Welcome to Spirit
Spirit is a set of C++ libraries for parsing and output generation
implemented as Domain Specific Embedded Languages (DSEL) using Expression templates and Template Meta-Programming. The Spirit libraries enable a
target grammar to be written exclusively in C++. Inline grammar
specifications can mix freely with other C++ code and, thanks to the
generative power of C++ templates, are immediately executable.
Spirit is part of Boost Libraries, a
peer-reviewed, open collaborative development effort.
Jul ’11 24
Spirit is 10 years old!
It’s hard to pinpoint exactly the birthday of Spirit. Looking back, Spirit 1.0 which was uploaded to SourceForge in July 27, 2001 contains this comment in its main header file:
8/28/1999 Original Implementation [ run time polymorphic version ] (JDG)
4/30/2001 Template meta-programming implementation (JDG)
5/13/2001 Major redesign using iterators (JDG)
5/26/2001 Port to G++3.0 and BCC 5.5.1 thanks to Vladimir Prus
5/27/2001 Bug fixes in Difference and Xor classes (JDG)
5/30/2001 Added Iterators (JDG)
Continue reading »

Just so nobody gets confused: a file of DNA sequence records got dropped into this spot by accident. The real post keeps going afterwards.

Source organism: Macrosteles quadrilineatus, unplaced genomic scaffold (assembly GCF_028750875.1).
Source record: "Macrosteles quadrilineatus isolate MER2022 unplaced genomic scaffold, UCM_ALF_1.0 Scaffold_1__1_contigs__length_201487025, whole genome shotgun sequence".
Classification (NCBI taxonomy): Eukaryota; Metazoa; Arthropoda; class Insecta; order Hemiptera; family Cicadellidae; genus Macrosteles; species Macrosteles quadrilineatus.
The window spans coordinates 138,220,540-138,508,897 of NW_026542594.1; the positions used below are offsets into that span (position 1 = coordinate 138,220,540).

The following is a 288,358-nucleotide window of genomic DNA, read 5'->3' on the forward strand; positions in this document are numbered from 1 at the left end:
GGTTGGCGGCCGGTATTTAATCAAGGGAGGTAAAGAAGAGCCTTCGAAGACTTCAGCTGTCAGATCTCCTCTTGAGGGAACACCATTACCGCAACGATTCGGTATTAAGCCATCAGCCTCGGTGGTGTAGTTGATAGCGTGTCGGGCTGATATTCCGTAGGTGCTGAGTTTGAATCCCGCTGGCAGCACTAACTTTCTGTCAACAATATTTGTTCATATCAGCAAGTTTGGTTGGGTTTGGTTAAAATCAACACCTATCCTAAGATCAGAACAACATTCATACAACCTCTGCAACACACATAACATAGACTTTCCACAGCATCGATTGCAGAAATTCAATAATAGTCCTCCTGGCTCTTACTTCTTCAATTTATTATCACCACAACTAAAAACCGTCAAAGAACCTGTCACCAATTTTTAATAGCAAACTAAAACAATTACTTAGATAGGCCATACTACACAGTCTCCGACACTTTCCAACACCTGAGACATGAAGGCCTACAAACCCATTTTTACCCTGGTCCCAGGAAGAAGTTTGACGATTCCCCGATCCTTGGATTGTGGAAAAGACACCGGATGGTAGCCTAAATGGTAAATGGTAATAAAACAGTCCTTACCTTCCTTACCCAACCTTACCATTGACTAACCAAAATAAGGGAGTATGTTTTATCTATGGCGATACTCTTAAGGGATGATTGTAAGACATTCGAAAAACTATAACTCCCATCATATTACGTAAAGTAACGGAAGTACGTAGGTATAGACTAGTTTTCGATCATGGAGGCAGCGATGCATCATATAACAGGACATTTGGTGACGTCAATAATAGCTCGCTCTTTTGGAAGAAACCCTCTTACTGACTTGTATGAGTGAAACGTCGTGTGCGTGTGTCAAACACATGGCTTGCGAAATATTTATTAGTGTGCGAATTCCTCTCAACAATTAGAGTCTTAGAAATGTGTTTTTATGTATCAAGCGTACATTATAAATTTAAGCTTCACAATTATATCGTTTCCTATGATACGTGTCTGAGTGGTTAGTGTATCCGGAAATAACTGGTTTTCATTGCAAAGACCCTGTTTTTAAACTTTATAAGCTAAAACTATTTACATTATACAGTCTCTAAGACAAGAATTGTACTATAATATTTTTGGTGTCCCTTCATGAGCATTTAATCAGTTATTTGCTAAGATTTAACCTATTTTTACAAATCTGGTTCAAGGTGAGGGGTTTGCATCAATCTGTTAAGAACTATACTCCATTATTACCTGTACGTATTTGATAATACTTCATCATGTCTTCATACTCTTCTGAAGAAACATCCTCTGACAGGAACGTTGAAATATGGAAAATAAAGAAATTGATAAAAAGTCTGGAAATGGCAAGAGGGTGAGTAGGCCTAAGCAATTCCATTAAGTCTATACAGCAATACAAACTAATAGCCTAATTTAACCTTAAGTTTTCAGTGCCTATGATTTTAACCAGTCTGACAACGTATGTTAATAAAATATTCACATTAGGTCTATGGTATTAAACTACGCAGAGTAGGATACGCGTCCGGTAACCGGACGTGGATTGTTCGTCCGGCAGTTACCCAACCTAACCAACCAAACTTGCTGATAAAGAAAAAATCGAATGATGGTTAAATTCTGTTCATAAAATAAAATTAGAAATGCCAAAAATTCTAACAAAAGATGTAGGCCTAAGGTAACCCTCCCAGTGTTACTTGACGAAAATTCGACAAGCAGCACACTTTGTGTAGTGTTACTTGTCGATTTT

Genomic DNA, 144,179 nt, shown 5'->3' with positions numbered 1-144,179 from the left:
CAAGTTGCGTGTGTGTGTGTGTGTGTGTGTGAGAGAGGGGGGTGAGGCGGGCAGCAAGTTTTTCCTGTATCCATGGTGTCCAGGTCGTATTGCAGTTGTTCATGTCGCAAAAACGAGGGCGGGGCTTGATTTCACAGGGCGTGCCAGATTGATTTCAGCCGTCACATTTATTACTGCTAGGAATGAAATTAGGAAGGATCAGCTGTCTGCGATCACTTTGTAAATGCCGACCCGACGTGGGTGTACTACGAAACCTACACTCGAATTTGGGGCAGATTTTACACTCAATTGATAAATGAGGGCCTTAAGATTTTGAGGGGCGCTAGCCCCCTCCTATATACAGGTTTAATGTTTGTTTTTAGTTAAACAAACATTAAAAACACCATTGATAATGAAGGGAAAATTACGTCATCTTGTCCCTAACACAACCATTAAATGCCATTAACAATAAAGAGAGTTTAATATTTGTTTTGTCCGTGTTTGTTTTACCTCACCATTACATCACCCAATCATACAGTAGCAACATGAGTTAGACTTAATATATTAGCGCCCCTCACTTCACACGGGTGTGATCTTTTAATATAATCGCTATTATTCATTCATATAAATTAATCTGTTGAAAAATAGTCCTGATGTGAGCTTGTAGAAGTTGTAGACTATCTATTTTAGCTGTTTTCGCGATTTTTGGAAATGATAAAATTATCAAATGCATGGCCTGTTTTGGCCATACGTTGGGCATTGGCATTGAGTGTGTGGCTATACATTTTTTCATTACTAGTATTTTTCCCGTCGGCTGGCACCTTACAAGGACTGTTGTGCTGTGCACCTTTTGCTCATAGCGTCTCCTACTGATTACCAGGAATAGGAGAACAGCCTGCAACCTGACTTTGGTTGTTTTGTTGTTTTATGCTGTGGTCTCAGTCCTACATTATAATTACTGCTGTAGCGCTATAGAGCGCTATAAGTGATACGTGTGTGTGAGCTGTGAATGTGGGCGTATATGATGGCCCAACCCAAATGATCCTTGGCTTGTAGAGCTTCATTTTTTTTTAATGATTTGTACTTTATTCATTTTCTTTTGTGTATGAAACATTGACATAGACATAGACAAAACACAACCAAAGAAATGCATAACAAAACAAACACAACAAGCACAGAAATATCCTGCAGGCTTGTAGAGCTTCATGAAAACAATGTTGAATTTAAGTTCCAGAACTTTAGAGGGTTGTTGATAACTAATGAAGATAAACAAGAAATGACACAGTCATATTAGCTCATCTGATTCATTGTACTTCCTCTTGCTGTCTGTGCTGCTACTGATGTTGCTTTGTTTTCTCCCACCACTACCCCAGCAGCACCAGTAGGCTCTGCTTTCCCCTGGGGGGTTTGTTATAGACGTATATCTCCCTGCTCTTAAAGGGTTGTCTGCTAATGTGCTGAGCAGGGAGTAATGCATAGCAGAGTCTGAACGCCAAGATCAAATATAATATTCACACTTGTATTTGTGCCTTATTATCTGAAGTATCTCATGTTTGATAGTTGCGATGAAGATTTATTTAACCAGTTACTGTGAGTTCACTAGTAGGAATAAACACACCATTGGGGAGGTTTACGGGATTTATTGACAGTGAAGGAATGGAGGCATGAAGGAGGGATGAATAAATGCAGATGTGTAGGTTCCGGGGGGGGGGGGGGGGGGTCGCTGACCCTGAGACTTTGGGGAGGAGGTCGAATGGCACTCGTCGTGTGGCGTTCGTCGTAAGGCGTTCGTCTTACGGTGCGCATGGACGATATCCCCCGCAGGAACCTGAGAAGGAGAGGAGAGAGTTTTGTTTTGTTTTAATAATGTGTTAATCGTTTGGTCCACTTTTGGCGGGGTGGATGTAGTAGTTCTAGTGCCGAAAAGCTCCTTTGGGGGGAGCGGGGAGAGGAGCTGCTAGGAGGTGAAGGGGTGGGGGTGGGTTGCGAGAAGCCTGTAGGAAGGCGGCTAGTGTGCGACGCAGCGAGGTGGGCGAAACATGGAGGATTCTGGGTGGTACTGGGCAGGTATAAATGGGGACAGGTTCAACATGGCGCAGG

Jul ’11 23
Mike Lewis posted a marvelous experience report dubbed ‘Optimizing Boost Spirit – Blazing fast AST generation using boost::spirit’. He describes how he took an old compiler for the Epoch programming language (which was based on Spirit.Classic) and tuned it for performance using Spirit.Qi and Spirit.Lex. His results are exceptional, he got roughly a thousand fold speedup compared to the old version. The complete code for his compiler can be downloaded from here.
Continue reading »
Jul ’11 12
Spirit V2.5 is now available as part of the recently released Boost V1.47. I suggest you look at the What’s New documentation page for a list of things changed. This is a very important release for Spirit, mostly in the area of feature consolidation and less so by adding new functionality. It brings a lot of unification and quite some speedup in the area of attribute handling, both for parsers (Qi) and generators (Karma). Most of the newly added features are in the area of unification of the overall user experience as well. The things added to the Lexer should finally resolve some long standing requests. Most importantly, we are very excited about having added full compatibility with the newly released Phoenix V3 library.
Generally, all changes are supposed to be fully backwards compatible. If you run into problems with your existing code, please tell us by leaving a comment or by sending a message to the Spirit mailing list (as described on our Support page).